For example, if a woman stays home for a long period for family reasons , a pension gap will arise . The size of this gap depends, among other things, on the relationship status. After all, married women benefit from a pension split in the event of a divorce. In doing so, all pension entitlements of the partner acquired in the marriage years are split in half. Unmarried women go to a separation in the worst case empty.

In general, however, women who work part-time or drop out of work for years find it hard to cross the poverty line with their statutory pension . Therefore, a large private retirement savings is inevitable especially for women. In my opinion, it is part of the responsibility of couples to support each other in providing for both partners based on the common family income.

What options do couples have for making family planning financially fair if a partner stays home for a while?

Susanne Kazemieh: The state offers some compensation mechanisms: For example, there are three pension points per child , which usually fall to the mother. However, this does not compensate for a career break of many years due to caring responsibilities. For a fair solution, couples have to act themselves. This could look something like this: The working man pays into his wife’s private pension, which stays at home for their family. Of course, only until she earns full again. If the money is not enough, he should reduce or retire his private pension contracts and not theirs. After all, the gainfully employed partner benefits more from the statutory pension due to the higher and longer earned income.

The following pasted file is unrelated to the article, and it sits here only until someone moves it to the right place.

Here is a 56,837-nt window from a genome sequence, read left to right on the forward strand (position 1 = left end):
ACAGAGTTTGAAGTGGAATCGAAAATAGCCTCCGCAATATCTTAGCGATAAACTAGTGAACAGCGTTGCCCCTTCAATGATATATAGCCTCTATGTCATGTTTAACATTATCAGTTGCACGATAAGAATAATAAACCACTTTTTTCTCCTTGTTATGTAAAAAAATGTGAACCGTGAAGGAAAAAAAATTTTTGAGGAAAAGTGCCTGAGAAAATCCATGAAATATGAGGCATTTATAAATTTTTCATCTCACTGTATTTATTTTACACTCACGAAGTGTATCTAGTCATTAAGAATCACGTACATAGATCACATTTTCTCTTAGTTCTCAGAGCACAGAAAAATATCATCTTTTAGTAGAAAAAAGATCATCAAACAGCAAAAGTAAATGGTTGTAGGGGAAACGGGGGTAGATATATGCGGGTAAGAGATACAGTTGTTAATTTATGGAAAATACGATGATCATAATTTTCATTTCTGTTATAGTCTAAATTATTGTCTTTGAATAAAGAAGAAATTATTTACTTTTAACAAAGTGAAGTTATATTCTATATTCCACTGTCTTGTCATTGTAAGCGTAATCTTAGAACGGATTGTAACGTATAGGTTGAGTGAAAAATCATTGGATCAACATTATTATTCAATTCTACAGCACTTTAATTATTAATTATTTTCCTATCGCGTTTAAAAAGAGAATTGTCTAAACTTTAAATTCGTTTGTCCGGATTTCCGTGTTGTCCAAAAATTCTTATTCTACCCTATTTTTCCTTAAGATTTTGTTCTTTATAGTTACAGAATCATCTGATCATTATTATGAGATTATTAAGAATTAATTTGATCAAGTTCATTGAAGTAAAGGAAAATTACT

Unfortunately, I often experience that even enlightened young women are afraid to address this topic. This is where the romance trap comes in: If the woman were to discuss her own precaution, the idea of ​​a potential divorce would also be in the room, and that is incompatible with the ideal of eternal love. Therefore, woman does not speak about it as a precaution. Instead, she works on the success of the relationship.

Have women once taken the courage and approached their own provision, do they have any options for building up a financial cushion for old age?

Susanne Kazemieh: Non-working mothers can pay a maximum of 36 months into a Riester pension during child-raising periods and receive the government allowances. About a so-called piggyback contract is even without children and indefinitely, if the husband is entitled to allow.

In addition, the capital market now offers women many opportunities to make provision for their pensions in the form of traditional or unit-linked annuity policies or fund savings plans. Especially the latter have an extremely high flexibility . Because funds have neither fixed terms nor notice periods or even cancellation fees. As with all systems, good advice is essential. In contrast to pure sales talks, good consultants show different solutions with all advantages and disadvantages . Because not every offer is equally suitable.

Thank you for the interview, Mrs Kazemieh!

Susanne Kazemieh founded the FrauenFinanzGruppe in Hamburg in 1989. Since then, she and her 12-member team – independent of banks and insurance companies – mainly advise women in all financial and pension matters. She is also an author and speaker.

Here you will find tips and further information on old-age provision.